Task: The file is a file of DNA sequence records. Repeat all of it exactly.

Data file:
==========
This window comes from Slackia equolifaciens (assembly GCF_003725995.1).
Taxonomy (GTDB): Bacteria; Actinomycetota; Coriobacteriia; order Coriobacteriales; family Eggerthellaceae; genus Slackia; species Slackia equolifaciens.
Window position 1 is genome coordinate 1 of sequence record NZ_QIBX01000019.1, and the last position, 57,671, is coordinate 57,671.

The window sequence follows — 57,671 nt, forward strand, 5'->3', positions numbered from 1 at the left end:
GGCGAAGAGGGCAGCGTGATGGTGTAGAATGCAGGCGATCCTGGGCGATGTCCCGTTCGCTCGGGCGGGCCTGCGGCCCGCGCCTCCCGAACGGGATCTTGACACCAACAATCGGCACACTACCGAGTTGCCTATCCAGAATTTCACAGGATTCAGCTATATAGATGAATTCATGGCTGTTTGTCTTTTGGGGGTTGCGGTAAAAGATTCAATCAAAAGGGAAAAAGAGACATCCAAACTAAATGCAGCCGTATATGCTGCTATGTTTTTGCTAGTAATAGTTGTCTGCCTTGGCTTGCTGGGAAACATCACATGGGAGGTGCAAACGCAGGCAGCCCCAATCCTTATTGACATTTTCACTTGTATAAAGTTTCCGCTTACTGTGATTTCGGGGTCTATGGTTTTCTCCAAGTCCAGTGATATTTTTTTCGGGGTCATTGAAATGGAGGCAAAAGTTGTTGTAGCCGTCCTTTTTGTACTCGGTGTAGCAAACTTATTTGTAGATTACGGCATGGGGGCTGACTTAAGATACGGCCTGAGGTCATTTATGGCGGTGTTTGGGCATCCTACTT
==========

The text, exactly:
This window comes from Slackia equolifaciens (assembly GCF_003725995.1).
Taxonomy (GTDB): Bacteria; Actinomycetota; Coriobacteriia; order Coriobacteriales; family Eggerthellaceae; genus Slackia; species Slackia equolifaciens.
Window position 1 is genome coordinate 1 of sequence record NZ_QIBX01000019.1, and the last position, 57,671, is coordinate 57,671.

The window sequence follows — 57,671 nt, forward strand, 5'->3', positions numbered from 1 at the left end:
GGCGAAGAGGGCAGCGTGATGGTGTAGAATGCAGGCGATCCTGGGCGATGTCCCGTTCGCTCGGGCGGGCCTGCGGCCCGCGCCTCCCGAACGGGATCTTGACACCAACAATCGGCACACTACCGAGTTGCCTATCCAGAATTTCACAGGATTCAGCTATATAGATGAATTCATGGCTGTTTGTCTTTTGGGGGTTGCGGTAAAAGATTCAATCAAAAGGGAAAAAGAGACATCCAAACTAAATGCAGCCGTATATGCTGCTATGTTTTTGCTAGTAATAGTTGTCTGCCTTGGCTTGCTGGGAAACATCACATGGGAGGTGCAAACGCAGGCAGCCCCAATCCTTATTGACATTTTCACTTGTATAAAGTTTCCGCTTACTGTGATTTCGGGGTCTATGGTTTTCTCCAAGTCCAGTGATATTTTTTTCGGGGTCATTGAAATGGAGGCAAAAGTTGTTGTAGCCGTCCTTTTTGTACTCGGTGTAGCAAACTTATTTGTAGATTACGGCATGGGGGCTGACTTAAGATACGGCCTGAGGTCATTTATGGCGGTGTTTGGGCATCCTACTT